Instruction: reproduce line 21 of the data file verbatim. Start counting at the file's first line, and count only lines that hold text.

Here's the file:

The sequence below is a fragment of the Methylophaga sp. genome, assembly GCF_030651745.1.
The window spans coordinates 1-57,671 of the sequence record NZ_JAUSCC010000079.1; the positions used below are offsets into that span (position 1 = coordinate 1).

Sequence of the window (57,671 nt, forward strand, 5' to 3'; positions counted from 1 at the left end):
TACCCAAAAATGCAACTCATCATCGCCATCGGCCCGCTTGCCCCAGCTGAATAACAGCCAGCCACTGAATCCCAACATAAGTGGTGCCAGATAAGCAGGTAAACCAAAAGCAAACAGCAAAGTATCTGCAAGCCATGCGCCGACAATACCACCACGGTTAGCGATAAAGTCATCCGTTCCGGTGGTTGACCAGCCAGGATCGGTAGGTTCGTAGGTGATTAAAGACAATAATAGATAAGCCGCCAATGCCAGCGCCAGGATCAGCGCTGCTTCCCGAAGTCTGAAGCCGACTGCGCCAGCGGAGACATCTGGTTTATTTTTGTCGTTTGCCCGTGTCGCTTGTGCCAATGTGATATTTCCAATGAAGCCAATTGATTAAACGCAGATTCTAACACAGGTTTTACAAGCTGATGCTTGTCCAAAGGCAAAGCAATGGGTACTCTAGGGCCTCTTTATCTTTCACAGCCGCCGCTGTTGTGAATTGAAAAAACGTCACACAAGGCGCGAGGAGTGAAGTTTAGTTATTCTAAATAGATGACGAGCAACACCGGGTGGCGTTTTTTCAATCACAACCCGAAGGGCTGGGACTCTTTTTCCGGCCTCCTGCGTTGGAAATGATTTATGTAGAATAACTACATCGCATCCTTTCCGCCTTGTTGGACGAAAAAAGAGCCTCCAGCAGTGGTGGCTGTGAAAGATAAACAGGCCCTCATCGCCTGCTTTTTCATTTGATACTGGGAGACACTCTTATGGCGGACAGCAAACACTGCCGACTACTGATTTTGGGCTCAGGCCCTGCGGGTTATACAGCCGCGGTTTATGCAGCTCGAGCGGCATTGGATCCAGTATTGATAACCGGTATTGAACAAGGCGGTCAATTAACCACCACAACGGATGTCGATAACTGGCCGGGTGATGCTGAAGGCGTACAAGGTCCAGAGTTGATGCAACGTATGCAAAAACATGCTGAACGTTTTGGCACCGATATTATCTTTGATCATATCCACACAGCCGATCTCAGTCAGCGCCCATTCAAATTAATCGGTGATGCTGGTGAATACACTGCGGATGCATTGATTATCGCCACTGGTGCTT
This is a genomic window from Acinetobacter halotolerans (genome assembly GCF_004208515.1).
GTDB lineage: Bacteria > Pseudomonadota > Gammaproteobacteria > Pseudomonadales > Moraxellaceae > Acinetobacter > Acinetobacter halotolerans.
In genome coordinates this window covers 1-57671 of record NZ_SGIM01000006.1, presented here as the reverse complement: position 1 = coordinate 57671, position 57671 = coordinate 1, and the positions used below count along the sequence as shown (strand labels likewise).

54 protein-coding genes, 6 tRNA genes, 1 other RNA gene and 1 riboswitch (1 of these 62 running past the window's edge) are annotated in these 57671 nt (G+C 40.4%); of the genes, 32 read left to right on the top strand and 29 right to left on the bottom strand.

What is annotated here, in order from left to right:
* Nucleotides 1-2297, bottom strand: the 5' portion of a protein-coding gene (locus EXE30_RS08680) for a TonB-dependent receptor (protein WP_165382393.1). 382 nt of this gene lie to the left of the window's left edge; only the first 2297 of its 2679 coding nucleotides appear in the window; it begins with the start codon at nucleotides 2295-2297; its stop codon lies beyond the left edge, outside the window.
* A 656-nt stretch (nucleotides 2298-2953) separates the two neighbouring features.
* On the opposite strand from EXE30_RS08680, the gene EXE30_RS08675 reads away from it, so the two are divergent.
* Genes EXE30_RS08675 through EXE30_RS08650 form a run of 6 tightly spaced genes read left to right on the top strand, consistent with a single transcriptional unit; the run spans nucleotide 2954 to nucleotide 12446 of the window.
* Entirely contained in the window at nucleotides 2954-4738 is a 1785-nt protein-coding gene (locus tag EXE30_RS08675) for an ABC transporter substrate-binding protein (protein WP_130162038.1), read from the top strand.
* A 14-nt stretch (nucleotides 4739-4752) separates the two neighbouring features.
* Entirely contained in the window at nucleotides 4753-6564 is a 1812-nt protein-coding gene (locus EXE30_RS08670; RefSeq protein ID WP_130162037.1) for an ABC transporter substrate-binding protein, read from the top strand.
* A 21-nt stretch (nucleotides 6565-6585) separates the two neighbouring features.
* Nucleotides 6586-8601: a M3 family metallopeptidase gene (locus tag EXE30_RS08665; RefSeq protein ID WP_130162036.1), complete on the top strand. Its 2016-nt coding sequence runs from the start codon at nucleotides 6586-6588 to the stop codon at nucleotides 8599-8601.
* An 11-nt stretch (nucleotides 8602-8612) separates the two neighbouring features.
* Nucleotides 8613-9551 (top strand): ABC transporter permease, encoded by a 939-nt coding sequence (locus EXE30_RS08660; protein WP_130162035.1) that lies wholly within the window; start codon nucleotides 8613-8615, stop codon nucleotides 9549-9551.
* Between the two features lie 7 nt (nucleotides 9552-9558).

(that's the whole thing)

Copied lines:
* Between the two features lie 7 nt (nucleotides 9552-9558).